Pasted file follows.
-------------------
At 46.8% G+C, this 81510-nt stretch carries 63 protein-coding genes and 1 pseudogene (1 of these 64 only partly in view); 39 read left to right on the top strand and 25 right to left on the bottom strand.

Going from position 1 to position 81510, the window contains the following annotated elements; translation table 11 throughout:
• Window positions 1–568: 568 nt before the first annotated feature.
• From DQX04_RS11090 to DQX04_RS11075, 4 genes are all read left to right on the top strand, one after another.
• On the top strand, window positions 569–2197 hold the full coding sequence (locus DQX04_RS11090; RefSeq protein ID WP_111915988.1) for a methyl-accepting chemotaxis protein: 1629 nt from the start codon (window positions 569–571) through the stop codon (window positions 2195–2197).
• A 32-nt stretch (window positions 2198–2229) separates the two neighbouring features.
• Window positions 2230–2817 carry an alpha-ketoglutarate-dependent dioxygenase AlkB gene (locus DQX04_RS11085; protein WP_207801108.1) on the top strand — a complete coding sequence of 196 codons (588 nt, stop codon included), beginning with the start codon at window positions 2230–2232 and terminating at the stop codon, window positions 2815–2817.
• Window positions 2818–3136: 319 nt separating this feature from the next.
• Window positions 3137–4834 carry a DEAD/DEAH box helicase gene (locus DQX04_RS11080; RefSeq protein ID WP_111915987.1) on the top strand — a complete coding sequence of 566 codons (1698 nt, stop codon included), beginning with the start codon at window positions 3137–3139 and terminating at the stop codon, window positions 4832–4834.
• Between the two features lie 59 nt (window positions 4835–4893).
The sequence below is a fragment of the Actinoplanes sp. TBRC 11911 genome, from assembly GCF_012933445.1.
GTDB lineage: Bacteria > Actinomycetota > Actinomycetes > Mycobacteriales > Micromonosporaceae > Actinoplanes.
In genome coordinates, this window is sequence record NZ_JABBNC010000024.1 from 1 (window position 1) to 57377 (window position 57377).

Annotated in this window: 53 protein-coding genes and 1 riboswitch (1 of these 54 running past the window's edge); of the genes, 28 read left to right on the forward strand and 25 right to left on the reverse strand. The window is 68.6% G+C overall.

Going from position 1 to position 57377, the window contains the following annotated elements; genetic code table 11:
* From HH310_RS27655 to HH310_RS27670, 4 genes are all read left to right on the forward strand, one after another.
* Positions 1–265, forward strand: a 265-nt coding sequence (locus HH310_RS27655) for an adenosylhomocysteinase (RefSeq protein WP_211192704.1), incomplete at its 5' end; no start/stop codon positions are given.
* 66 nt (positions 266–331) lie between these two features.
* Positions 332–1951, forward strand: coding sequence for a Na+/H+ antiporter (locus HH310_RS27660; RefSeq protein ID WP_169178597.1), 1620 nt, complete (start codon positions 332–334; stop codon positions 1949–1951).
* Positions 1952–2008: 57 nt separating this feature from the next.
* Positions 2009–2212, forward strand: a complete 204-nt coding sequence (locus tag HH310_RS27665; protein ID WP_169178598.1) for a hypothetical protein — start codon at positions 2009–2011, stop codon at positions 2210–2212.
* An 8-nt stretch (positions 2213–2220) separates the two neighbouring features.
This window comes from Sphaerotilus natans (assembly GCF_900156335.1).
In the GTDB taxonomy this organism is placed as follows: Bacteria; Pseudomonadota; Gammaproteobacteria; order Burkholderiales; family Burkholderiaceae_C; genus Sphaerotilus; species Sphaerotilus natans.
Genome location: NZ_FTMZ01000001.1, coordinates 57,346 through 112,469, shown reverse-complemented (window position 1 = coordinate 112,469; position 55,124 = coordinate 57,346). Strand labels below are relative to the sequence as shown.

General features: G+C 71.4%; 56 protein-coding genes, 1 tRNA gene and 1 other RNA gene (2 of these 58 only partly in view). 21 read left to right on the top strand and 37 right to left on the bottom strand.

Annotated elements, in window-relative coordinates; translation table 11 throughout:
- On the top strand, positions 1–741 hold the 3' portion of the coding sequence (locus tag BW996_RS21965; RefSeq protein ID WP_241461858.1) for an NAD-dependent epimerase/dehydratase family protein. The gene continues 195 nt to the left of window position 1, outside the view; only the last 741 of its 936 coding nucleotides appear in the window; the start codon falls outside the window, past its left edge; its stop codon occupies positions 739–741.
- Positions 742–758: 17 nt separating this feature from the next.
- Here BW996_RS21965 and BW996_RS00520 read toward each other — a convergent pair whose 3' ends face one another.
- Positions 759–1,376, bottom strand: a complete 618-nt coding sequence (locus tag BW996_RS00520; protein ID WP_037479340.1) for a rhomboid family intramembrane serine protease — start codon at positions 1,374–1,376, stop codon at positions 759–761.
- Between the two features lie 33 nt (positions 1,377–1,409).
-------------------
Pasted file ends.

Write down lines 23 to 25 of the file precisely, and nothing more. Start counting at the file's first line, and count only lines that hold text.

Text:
This window comes from Sphaerotilus natans (assembly GCF_900156335.1).
In the GTDB taxonomy this organism is placed as follows: Bacteria; Pseudomonadota; Gammaproteobacteria; order Burkholderiales; family Burkholderiaceae_C; genus Sphaerotilus; species Sphaerotilus natans.
Genome location: NZ_FTMZ01000001.1, coordinates 57,346 through 112,469, shown reverse-complemented (window position 1 = coordinate 112,469; position 55,124 = coordinate 57,346). Strand labels below are relative to the sequence as shown.